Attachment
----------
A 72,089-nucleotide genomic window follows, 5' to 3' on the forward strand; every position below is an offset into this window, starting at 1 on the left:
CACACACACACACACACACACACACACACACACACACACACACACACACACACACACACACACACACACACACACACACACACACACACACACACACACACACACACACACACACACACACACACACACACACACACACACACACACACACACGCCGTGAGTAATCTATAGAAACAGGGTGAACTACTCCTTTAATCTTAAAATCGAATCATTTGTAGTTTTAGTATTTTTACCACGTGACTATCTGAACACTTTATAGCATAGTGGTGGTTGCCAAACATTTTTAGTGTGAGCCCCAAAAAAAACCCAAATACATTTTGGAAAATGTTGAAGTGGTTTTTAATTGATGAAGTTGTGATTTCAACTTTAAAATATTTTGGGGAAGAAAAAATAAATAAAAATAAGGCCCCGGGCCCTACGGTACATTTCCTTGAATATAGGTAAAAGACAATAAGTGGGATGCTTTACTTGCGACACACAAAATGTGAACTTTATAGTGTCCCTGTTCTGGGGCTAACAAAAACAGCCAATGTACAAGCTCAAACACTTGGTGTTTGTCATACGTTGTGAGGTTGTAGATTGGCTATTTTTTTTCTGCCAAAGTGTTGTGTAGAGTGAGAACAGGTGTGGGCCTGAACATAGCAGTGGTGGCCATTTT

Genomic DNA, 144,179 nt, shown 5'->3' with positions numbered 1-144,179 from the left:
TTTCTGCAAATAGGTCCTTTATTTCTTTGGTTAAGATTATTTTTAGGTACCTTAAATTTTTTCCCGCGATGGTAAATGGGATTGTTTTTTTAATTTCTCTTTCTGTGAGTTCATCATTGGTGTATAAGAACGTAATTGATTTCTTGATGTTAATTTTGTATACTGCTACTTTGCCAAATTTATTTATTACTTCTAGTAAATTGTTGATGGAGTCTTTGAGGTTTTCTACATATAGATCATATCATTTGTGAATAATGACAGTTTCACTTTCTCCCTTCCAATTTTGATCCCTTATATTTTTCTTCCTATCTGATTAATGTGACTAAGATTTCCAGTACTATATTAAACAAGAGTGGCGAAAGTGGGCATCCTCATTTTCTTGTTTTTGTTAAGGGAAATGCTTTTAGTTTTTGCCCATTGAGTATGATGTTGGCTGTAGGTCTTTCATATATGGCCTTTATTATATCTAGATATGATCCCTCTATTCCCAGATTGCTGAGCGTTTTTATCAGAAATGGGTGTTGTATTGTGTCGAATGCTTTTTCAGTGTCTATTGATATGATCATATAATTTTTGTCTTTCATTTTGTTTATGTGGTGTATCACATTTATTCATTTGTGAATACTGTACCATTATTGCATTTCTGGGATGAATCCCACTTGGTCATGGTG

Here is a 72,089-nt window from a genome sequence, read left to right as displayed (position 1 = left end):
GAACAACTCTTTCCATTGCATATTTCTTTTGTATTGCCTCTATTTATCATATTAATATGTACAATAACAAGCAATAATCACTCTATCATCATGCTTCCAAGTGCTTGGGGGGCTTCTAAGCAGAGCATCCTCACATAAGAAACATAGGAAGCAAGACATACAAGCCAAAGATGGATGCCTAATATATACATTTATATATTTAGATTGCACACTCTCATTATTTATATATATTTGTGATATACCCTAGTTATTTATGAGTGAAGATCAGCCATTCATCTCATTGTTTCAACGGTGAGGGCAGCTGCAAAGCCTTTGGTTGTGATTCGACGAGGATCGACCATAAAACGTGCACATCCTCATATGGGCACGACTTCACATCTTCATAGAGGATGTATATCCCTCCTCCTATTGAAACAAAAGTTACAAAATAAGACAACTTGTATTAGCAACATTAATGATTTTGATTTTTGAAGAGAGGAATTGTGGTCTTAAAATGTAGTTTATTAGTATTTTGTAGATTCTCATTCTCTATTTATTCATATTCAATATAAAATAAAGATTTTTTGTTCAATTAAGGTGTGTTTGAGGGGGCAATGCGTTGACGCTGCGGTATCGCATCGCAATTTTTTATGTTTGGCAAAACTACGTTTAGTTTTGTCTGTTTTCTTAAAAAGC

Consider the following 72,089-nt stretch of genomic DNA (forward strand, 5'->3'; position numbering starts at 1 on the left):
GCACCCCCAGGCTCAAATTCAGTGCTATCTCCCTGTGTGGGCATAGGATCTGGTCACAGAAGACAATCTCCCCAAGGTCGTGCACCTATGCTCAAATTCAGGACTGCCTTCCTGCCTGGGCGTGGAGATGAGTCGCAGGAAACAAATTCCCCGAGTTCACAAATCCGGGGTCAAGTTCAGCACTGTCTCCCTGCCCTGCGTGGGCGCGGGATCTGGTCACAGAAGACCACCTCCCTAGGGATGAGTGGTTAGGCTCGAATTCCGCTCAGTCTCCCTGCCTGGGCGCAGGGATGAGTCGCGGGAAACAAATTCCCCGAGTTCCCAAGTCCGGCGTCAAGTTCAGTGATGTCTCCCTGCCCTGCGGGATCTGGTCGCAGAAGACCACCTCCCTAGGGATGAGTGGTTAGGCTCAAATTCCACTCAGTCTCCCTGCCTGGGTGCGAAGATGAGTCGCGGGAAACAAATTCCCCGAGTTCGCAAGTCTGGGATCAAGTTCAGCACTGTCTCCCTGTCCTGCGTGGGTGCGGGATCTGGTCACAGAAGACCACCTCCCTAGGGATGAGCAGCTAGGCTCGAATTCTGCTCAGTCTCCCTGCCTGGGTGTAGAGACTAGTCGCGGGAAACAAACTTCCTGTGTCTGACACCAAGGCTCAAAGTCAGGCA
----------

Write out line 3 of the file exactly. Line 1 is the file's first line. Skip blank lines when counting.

Genomic DNA, 144,179 nt, shown 5'->3' with positions numbered 1-144,179 from the left: